AI + Humans: How Artificial Intelligence scales Human Expertise for Detecting Changes to the Earth

This post details how Orbital Insight’s partnerships, artificial intelligence expertise, software and systems engineering allows us to reliably detect semantic changes to the Earth’s surface. We will go through a generalized overview, as well as a specific case study to demonstrate how we can enable both AI and human analysts to each do what they are best at, and iterate towards a globally scalable solution.


Changes in land use and land cover are crucial for understanding socioeconomic behavior, as well as supporting various commercial use cases that require the latest infrastructure and connectivity data. Commercial mapping use cases, in particular, require an extremely high degree of fidelity and confidence, which includes the ability to track changes to key area features at massive scale. Features such as buildings and roads often change well before official mapping updates, which themselves can take substantial amounts of time and manual effort. Critical feature records may therefore be out of date, and if put into use lead to faulty analyses, planning, or operations.

Satellite hardware companies that have successfully launched fully operational constellations are extremely rare and provide a differentiated “high ground” solution to address these issues. Earth observation imagery from these will offer a good first source to search for new features and updates. This is dependent, however, on sufficient coverage over wide areas, as well as resources to search for and catalog relevant updates.

Orbital Insight is able to reliably monitor wide areas by stitching together imagery from multiple satellite providers and extracting features at scale with proprietary AI.

We have seen that official mapping records can be very out of date, especially in remote, rural areas. For example, Figure 1 shows a region where some mapping records maintain less than 20% of the actual road network, as detected by our fully automated analysis of recent satellite imagery. The same value proposition can extend to fast-developing urban areas, where manual updates may not keep pace with the rate of growth. Either way, this type of effort shows where existing records are out of date, and even provides a foundational dataset with which to update them.

OSM road networks in Cambodia

Figure 1: An area in rural Cambodia where we see the value of pairing current wide-area imagery with scalable artificial intelligence. Left-to-Right: OSM road networks (cyan, displayed over older stock imagery); Google Street Maps; and our newly derived road networks (red, derived directly from current imagery, displayed over older stock imagery).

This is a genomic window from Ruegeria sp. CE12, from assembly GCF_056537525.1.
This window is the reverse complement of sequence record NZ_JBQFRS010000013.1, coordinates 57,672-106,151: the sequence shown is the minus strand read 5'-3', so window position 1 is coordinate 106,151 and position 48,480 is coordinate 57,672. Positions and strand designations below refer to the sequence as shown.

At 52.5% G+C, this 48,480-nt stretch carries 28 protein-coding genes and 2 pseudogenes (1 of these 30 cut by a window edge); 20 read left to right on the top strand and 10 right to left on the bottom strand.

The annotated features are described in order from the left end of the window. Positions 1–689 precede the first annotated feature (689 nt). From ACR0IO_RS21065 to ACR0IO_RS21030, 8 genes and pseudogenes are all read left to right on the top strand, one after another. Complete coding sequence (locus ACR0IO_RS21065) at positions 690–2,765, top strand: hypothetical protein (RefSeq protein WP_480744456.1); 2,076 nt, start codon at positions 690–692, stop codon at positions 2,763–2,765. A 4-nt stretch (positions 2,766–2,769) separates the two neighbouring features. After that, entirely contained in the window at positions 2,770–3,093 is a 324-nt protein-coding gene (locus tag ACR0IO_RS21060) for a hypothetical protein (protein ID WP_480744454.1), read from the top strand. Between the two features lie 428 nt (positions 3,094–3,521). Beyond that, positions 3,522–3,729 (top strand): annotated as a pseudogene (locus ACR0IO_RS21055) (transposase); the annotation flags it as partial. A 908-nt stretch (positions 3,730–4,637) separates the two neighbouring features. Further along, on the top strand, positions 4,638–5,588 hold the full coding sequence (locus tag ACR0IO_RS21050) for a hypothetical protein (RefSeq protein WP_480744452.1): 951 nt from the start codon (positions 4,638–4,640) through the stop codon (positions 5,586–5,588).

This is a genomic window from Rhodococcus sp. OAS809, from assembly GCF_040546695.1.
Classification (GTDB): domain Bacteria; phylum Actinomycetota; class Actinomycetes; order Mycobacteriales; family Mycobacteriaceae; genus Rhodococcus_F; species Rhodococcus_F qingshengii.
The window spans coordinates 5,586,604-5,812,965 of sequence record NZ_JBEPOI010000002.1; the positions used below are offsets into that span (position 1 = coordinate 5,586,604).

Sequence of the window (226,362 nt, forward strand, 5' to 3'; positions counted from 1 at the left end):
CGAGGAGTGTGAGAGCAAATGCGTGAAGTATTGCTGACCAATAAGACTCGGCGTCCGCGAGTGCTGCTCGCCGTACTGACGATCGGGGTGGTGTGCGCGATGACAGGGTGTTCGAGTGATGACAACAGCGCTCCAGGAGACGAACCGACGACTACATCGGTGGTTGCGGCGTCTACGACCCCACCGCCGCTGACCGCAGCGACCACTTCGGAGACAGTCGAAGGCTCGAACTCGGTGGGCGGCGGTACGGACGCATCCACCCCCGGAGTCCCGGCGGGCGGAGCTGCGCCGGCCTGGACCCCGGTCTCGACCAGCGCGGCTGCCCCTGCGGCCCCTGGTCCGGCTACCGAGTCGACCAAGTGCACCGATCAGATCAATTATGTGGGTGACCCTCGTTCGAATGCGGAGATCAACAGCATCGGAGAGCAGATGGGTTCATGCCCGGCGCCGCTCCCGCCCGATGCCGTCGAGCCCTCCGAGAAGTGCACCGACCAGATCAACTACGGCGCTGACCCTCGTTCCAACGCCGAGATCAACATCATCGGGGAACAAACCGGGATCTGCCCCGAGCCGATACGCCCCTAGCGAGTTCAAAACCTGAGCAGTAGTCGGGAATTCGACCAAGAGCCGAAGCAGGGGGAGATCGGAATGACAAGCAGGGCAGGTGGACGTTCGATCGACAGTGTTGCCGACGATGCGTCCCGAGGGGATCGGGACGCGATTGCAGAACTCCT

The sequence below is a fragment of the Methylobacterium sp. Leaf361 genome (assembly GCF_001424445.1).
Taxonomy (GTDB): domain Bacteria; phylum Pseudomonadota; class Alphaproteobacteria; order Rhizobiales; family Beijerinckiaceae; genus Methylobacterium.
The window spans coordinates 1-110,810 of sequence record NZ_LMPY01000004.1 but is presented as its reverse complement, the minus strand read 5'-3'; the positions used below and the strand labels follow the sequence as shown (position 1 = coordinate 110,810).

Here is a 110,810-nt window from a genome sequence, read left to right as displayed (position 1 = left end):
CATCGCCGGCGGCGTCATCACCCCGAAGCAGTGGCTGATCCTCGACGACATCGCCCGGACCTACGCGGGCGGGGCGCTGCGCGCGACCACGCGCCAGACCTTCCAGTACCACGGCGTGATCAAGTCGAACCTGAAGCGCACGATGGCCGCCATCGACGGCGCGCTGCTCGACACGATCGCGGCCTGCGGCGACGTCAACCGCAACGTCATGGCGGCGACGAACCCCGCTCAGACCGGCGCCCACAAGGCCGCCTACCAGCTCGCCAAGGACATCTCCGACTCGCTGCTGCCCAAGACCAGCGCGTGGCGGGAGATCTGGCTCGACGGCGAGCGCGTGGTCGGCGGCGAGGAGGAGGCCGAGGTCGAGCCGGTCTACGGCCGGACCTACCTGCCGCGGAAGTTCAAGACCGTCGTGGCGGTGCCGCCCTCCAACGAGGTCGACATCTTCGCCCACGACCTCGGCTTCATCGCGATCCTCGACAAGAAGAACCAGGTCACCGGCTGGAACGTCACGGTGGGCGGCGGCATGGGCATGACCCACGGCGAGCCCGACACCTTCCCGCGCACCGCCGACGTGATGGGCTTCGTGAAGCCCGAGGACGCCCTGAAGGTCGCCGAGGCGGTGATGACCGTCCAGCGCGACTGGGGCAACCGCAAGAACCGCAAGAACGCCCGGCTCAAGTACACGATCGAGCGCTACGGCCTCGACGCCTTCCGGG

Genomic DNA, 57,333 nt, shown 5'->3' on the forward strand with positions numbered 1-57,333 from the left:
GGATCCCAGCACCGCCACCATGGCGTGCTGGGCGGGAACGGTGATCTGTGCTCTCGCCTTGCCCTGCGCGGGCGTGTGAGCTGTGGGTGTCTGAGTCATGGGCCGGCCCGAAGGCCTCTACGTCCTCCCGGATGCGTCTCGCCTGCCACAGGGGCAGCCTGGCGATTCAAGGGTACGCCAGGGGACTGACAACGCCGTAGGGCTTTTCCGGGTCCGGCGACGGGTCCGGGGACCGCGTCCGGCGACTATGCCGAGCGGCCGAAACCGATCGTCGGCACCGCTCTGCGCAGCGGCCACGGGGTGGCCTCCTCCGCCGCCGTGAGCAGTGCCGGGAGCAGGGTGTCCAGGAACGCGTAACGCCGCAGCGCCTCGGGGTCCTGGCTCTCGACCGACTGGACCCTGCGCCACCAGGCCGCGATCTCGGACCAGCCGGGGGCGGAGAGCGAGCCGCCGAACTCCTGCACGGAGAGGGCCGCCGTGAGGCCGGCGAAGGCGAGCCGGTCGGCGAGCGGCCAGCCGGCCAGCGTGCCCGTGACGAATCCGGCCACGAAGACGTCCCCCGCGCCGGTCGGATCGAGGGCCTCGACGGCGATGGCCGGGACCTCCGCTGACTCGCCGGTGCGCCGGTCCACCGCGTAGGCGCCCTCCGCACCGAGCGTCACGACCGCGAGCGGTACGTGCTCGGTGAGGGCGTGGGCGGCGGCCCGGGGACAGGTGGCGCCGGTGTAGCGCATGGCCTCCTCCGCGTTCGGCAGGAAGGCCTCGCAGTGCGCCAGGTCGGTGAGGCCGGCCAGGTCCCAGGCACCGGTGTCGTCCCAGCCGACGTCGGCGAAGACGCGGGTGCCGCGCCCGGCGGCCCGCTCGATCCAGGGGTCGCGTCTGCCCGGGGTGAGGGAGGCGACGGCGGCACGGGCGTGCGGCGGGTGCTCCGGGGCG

However, the accuracy one can derive from satellites alone may not support all commercial use case requirements. In which case, satellite-based analyses can tip-and-cue other satellite sources, non-imagery geospatial signals, and/or manual follow-on efforts. Given the financial and time commitments required for some of these use cases, commercial mapping professionals need to deploy resources to those areas where building footprints or road networks have indeed changed.

We will go through a case study demonstrating how Orbital Insight’s access to multiple earth observation satellite constellations, high-performing artificial intelligence (AI), and software/systems engineering can help solve these challenges.

This pairing offers an unprecedented foundational lift that empowers the human domain expert to accomplish their mapping updates faster, cheaper, and better than they would sans this technology.

Lessons from chess

“The key is in finding the right balance, and, as unlikely as it sounds, there are lessons from chess. After Garry Kasparov’s infamous defeat against IBM’s Deep Blue, he went on to consider the possibilities offered by playing chess in partnership with computers rather than against them.

Rather than admitting defeat, he invented a new form of the game, called Advanced Chess, where a human and AI work together. The brute force analysis of the computer system together with the more strategic thinking of the human player has taken the game to heights of skill never seen before, and it’s now an active sport around the world.”